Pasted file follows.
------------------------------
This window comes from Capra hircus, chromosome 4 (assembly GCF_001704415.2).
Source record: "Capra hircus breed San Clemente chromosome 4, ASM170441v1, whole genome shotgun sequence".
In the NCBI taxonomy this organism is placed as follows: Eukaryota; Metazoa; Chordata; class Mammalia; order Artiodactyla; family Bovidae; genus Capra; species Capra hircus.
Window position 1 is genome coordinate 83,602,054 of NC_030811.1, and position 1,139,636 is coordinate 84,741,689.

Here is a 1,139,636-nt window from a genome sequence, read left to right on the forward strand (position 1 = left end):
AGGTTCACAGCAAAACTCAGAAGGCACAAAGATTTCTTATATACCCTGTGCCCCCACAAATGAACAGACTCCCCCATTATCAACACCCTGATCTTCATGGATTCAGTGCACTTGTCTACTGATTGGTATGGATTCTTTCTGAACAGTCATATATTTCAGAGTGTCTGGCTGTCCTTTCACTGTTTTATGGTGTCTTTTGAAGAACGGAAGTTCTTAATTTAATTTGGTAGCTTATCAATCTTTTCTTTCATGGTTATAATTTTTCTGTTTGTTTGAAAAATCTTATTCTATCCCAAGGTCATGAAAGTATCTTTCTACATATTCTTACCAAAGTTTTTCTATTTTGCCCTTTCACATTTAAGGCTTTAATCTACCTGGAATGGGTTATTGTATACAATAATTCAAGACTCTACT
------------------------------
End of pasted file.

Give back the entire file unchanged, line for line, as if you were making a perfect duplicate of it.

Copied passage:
This window comes from Capra hircus, chromosome 4 (assembly GCF_001704415.2).
Source record: "Capra hircus breed San Clemente chromosome 4, ASM170441v1, whole genome shotgun sequence".
In the NCBI taxonomy this organism is placed as follows: Eukaryota; Metazoa; Chordata; class Mammalia; order Artiodactyla; family Bovidae; genus Capra; species Capra hircus.
Window position 1 is genome coordinate 83,602,054 of NC_030811.1, and position 1,139,636 is coordinate 84,741,689.

Here is a 1,139,636-nt window from a genome sequence, read left to right on the forward strand (position 1 = left end):
AGGTTCACAGCAAAACTCAGAAGGCACAAAGATTTCTTATATACCCTGTGCCCCCACAAATGAACAGACTCCCCCATTATCAACACCCTGATCTTCATGGATTCAGTGCACTTGTCTACTGATTGGTATGGATTCTTTCTGAACAGTCATATATTTCAGAGTGTCTGGCTGTCCTTTCACTGTTTTATGGTGTCTTTTGAAGAACGGAAGTTCTTAATTTAATTTGGTAGCTTATCAATCTTTTCTTTCATGGTTATAATTTTTCTGTTTGTTTGAAAAATCTTATTCTATCCCAAGGTCATGAAAGTATCTTTCTACATATTCTTACCAAAGTTTTTCTATTTTGCCCTTTCACATTTAAGGCTTTAATCTACCTGGAATGGGTTATTGTATACAATAATTCAAGACTCTACT